As a musician, and sometimes as an actor, Foxx has exuded a life-of-the-party vibe that’s ingratiating but, also, a little corny. He would be a good Oscar host, although that’s not a punishment I’d wish on anyone. But that slightly cheesy aspect of his outgoing personality is perfectly utilized in The Burial, which with the exception of Foxx is a pretty standard slab of crowd-pleasing Oscar-bait. Not unlike he did with his pimp character in They Cloned Tyrone, Foxx seems to understand what’s deeply dopey about Willie’s clichéd essence. He reminds you that, in real life, some people actually seem like self-parodies — and what makes them so captivating is that they don’t realize (or care) that they are.

If The Burial wasn’t based on actual events, you’d assume Willie was a hacky screenwriter’s lazy conception of a no-scruples lawyer — a little bit Jackie Chiles, a little bit Lionel Hutz — but Foxx figures out how to bring the cliché to life. Willie is cocky as hell, predictably pissing off Jeremiah’s uptight white lawyer (Alan Ruck), but he’s smart and savvy, too — he backs up his bluster with brains. And there’s just enough of a peek into Willie’s more sensitive side that we understand why this blustery persona was created. It’s a remarkable performance because it’s all surface pizzazz, which is incredibly entertaining, but even when Willie slips into a more modest mode, he’s still somewhat slick. Too often brash film characters drop the facade to reveal their true selves, but Foxx seems to understand something about a guy like Willie. He’s never not a showman — he’s never not slightly full of shit. But that’s who he is, and Foxx’s megawatt charisma sells us on this guy. Kinda like Foxx himself, Willie might be a lot, but he’s so fun to be around.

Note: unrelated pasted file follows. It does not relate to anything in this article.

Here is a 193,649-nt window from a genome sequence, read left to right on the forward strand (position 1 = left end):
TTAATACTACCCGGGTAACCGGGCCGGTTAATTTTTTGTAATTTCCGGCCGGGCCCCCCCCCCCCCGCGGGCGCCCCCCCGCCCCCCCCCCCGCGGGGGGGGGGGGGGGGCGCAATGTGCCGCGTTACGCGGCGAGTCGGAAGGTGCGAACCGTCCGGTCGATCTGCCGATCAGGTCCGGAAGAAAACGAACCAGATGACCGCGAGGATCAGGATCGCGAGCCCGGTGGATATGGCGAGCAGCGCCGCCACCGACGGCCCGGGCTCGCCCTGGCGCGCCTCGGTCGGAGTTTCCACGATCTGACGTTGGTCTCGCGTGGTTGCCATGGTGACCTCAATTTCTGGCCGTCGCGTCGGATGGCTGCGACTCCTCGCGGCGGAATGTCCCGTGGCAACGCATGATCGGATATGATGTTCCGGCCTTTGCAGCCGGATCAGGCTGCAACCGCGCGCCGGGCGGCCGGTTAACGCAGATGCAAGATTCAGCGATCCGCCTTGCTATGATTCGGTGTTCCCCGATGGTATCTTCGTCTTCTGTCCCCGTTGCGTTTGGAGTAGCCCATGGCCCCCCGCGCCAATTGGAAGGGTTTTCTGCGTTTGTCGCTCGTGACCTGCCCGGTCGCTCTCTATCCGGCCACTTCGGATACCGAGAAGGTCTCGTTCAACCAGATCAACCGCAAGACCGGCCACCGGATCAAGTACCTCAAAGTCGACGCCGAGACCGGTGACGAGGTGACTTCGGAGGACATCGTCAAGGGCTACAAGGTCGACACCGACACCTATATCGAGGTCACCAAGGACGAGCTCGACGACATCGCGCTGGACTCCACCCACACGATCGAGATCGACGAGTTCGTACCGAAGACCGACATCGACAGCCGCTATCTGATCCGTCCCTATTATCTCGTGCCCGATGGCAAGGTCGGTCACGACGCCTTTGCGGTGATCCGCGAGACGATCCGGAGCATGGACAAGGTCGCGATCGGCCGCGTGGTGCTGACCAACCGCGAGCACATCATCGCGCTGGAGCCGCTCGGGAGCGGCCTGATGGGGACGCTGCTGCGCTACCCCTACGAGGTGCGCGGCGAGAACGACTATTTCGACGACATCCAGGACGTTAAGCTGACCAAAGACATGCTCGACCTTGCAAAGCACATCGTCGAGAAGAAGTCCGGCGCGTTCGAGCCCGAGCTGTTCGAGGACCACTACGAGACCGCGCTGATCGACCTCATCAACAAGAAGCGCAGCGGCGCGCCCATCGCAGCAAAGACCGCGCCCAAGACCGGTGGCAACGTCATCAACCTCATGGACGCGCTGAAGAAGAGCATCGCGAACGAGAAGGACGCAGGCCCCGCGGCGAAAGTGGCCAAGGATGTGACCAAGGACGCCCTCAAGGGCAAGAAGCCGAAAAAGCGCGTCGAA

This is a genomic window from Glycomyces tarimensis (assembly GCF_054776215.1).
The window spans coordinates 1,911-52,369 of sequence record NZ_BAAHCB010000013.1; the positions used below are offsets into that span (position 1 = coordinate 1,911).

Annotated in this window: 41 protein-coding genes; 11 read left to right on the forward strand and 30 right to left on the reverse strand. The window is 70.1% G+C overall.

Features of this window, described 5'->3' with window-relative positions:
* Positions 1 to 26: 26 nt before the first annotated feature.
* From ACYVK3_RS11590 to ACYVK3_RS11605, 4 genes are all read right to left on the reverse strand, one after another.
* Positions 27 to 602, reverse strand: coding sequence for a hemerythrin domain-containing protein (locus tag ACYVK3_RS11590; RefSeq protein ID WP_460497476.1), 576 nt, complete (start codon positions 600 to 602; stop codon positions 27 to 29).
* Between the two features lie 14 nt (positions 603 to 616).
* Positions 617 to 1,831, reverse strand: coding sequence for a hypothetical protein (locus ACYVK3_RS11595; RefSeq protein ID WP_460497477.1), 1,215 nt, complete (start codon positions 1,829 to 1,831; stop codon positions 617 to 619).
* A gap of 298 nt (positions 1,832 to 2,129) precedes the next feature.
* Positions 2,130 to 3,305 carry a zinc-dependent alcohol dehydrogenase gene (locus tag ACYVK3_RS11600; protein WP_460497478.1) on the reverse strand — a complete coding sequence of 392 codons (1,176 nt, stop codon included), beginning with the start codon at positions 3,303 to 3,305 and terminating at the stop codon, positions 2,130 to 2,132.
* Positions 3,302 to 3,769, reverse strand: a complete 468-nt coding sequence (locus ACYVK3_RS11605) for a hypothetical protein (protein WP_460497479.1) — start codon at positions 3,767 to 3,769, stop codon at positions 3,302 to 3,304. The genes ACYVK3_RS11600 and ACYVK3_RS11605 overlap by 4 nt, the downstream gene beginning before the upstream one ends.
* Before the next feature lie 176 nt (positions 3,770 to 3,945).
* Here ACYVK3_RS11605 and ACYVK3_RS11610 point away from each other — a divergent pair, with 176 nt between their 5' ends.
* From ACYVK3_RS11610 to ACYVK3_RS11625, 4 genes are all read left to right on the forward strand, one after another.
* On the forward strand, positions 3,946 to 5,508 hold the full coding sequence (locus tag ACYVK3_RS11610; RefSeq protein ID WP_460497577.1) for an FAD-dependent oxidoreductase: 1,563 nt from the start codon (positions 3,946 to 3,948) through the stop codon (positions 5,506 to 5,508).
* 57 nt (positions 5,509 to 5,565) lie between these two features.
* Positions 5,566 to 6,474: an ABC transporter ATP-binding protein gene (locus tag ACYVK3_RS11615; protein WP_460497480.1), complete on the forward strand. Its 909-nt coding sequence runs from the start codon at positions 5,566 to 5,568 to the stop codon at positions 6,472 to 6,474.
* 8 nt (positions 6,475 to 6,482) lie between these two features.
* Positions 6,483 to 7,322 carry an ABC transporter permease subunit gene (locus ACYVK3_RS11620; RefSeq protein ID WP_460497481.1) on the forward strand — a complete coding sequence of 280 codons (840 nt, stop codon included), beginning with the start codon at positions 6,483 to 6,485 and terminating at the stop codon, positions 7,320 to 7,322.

Much of the kick of this by-the-numbers courtroom drama stems from watching Willie cut loose. (As you might imagine, Foxx gets a few self-righteous speeches we’ll be seeing in for-your-consideration clip reels in the ensuing months.) This is a David-versus-Goliath battle in which the little guy takes on the mean billionaires, and the story is told in a very pedestrian, feel-good manner. But Foxx, with the same style and wit that he brought to They Cloned Tyrone and Strays, finds the funny in this straightforward film. 

For a long time now, the former In Living Color star has wanted us to forget about his early comedic career, setting his sights on being a dramatic actor who’s occasionally also an action star. But this recent run of roles is proof that he’s still plenty hilarious. Feel better, Jamie Foxx — and please keep doing comedies.